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No Surprise: Chuck Schumer, Kirsten Gillibrand Win New York Senate Races

Jessika Walsten and Taylor Freitas |
November 2, 2010 | 6:45 p.m. PDT

Deputy Editor and Associate News Editor

Chuck Schumer was first elected as a New York Senator in 1998. (Photo Courtesy U.S. Senate.)
Chuck Schumer was first elected as a New York Senator in 1998. (Photo Courtesy U.S. Senate.)
Democrats Charles "Chuck" Schumer and Kirsten Gillibrand, both incumbents, were declared the winners Tuesday night of the New York Senate seats up for grabs, poising Schumer for his third term in office and Gillibrand for her first elected term in office.

After the first race survey in June, Schumer took a double-digit lead over his Republican opponent, communications consultant Jay Townsend. Gillibrand also enjoyed double-digit leads early on over Republican opponent Joseph DioGuardi , who is a former congressman and a Certified Public Accountant.

In October, Rasmussen Reports gave Schumer a near two-to-one lead with 59 percent to Townsend's 31 percent. Rasmussen Reports projected in October Gillibrand's lead at 54 percent of the vote versus 33 percent of the vote for DioGuardi.

The campaigns for both Schumer and Gillibrand were relatively tame compared to more contorversial states like Kentucky and Nevada. Though, Republican candidate for New York governor Carl Paladino did call Gillibrand Schumer's "little girl."

Gillibrand also recieived much attention for her transformation while on Capitol Hill. New York Gov. David Paterson appointed her to succeed Hillary Rodham Clinton when Clinton resigned to be the U.S. Secretary of State in 2009. Since then, she has lost 40 pounds, but gained a Vogue spread, fancy clothes, and the moniker "the hottest member" of the Senate.

Gillibrand and Schumer are both scheduled to address their supporters Tuesday night at Democrat headquarters in New York City.

Schumer may face another battle next battle as his name has been thrown around for Senate Majority Leader if Harry Reid, the current leader, isn't reelected in Nevada.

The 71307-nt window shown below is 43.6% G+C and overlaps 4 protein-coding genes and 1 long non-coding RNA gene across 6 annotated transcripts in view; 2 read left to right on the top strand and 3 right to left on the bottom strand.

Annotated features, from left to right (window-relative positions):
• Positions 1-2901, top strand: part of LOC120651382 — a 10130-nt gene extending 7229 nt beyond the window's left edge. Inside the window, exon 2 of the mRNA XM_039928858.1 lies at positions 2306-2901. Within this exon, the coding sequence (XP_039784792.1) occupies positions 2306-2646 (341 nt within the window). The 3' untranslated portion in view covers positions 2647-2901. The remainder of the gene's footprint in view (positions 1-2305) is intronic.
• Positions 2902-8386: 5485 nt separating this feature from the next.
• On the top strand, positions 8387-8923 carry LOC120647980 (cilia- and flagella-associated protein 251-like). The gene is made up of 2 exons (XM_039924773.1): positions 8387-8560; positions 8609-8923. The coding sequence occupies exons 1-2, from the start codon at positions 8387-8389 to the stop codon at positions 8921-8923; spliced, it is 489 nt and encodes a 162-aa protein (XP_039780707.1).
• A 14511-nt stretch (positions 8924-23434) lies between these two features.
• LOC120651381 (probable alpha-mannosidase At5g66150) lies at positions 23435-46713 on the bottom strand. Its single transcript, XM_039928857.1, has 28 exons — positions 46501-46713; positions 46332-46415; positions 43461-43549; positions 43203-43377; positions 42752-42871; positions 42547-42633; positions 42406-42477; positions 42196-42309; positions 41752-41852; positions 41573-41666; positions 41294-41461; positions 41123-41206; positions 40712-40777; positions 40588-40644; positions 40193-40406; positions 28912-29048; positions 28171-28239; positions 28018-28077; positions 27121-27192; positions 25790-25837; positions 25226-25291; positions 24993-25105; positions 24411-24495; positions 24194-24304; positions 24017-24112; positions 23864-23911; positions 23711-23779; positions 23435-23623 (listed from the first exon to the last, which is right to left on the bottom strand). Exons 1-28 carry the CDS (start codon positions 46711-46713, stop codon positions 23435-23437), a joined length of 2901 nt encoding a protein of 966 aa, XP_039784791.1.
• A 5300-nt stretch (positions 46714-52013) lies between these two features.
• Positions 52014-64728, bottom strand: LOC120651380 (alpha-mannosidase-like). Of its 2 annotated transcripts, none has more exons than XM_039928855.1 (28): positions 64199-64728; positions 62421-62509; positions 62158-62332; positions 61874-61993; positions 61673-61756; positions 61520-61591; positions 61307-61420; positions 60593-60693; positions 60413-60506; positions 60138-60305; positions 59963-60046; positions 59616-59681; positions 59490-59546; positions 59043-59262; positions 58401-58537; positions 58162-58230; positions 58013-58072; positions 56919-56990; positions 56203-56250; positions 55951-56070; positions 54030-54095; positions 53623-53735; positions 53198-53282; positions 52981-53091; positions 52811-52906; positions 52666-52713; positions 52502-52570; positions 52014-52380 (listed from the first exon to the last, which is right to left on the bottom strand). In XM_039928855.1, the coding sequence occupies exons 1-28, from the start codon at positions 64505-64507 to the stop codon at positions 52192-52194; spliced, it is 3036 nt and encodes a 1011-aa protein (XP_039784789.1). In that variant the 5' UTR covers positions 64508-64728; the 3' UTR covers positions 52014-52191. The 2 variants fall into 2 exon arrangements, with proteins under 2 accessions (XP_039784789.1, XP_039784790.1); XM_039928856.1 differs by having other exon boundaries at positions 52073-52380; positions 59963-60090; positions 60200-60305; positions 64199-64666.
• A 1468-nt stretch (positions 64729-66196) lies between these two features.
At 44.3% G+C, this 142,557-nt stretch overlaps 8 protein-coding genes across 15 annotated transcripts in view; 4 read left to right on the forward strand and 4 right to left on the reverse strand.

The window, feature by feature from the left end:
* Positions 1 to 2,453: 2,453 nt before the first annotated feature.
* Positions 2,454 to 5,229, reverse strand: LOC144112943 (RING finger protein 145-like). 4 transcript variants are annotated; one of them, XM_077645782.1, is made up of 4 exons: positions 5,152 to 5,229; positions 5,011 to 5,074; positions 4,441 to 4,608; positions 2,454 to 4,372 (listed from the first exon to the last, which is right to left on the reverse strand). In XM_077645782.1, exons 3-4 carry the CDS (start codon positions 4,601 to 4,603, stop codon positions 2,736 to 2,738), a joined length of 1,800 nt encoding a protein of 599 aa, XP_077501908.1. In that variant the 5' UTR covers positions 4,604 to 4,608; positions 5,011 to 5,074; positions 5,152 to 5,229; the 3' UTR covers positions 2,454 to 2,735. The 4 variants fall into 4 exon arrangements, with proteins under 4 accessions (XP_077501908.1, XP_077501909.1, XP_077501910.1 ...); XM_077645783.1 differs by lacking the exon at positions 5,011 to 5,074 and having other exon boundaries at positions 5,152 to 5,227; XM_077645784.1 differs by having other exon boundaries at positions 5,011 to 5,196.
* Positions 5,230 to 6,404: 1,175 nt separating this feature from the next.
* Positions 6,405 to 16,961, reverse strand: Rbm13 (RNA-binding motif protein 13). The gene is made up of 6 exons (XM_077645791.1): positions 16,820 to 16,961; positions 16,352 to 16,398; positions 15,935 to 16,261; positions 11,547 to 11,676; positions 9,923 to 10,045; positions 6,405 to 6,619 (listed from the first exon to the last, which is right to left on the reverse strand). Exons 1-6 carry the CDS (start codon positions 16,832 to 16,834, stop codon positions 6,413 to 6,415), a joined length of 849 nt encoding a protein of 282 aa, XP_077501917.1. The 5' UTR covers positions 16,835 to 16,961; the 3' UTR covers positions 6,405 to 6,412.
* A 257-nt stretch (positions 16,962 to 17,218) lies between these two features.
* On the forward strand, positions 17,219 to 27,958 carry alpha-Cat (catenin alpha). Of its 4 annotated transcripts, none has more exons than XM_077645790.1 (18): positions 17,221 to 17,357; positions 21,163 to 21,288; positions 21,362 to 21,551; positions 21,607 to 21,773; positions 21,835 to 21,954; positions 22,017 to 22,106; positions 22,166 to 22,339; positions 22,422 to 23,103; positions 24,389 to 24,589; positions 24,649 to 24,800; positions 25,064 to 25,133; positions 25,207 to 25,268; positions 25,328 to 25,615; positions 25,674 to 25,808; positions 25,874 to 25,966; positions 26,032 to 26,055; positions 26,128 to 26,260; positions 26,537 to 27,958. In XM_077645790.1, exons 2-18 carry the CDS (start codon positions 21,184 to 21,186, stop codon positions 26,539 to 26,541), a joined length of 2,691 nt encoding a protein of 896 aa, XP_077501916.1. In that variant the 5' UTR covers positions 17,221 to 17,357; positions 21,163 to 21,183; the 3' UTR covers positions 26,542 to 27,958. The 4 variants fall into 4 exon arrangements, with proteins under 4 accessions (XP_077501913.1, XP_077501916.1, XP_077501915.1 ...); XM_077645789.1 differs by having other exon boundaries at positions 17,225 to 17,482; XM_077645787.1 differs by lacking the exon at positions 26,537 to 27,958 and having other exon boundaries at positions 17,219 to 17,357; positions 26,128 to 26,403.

DNAInfo says, "Any succession battle will likely pit Schumer, the third-ranked Democrat in the Senate, against Illinois Sen. Dick Durbin, who's in second. Both are highly respected and powerful fundraisers, and, coincidentally, they share a townhouse in D.C."

If Reid loses, senators will vote for the next majority leader the week of Nov. 16. Both Schumer and Durbin have said they would much rather Reid return to the Senate, but if he does not, the two will have to campaign against one another.

Reid appointed Schumer in 2006 as the vice chair of the Democratic Conference, the party's third highest leadership position, and Schumer has held that post ever since.

Schumer's political career began at age 23 when he was elected to the New York State Assembly in 1974. He first became a U.S. Senator in 1998.

On Tuesday New York City Mayor Michael Bloomberg encouraged voters to report any issues they encountered through Twitter, by using the hashtag #nyctweets. Read what New Yorkers had to say here.

Read more about Schumer here.

Read more about Gillibrand here.

To reach Deputy Editor Jessika Walsten, click here. To reach associate news editor Taylor Freitas, click here.



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